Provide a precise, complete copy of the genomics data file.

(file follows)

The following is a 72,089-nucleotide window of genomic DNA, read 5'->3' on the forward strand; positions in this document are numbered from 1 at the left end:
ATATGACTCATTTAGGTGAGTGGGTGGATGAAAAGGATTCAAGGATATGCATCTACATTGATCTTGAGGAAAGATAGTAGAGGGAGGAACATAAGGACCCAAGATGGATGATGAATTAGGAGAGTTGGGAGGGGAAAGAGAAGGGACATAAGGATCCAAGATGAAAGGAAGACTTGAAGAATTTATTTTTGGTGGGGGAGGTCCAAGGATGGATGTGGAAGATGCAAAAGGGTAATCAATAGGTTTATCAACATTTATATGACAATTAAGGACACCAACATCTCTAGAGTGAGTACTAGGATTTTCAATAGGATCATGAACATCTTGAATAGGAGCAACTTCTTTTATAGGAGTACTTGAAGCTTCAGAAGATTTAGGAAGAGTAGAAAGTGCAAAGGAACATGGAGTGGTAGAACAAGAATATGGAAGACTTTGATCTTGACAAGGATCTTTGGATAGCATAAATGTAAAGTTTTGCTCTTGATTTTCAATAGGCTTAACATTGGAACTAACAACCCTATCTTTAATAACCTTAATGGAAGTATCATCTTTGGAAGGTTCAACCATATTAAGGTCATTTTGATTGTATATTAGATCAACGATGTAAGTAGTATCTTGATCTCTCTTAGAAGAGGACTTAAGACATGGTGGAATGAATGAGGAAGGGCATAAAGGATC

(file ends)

The following is a 72,089-nucleotide window of genomic DNA, read 5'->3' on the forward strand; positions in this document are numbered from 1 at the left end:
ATATGACTCATTTAGGTGAGTGGGTGGATGAAAAGGATTCAAGGATATGCATCTACATTGATCTTGAGGAAAGATAGTAGAGGGAGGAACATAAGGACCCAAGATGGATGATGAATTAGGAGAGTTGGGAGGGGAAAGAGAAGGGACATAAGGATCCAAGATGAAAGGAAGACTTGAAGAATTTATTTTTGGTGGGGGAGGTCCAAGGATGGATGTGGAAGATGCAAAAGGGTAATCAATAGGTTTATCAACATTTATATGACAATTAAGGACACCAACATCTCTAGAGTGAGTACTAGGATTTTCAATAGGATCATGAACATCTTGAATAGGAGCAACTTCTTTTATAGGAGTACTTGAAGCTTCAGAAGATTTAGGAAGAGTAGAAAGTGCAAAGGAACATGGAGTGGTAGAACAAGAATATGGAAGACTTTGATCTTGACAAGGATCTTTGGATAGCATAAATGTAAAGTTTTGCTCTTGATTTTCAATAGGCTTAACATTGGAACTAACAACCCTATCTTTAATAACCTTAATGGAAGTATCATCTTTGGAAGGTTCAACCATATTAAGGTCATTTTGATTGTATATTAGATCAACGATGTAAGTAGTATCTTGATCTCTCTTAGAAGAGGACTTAAGACATGGTGGAATGAATGAGGAAGGGCATAAAGGATC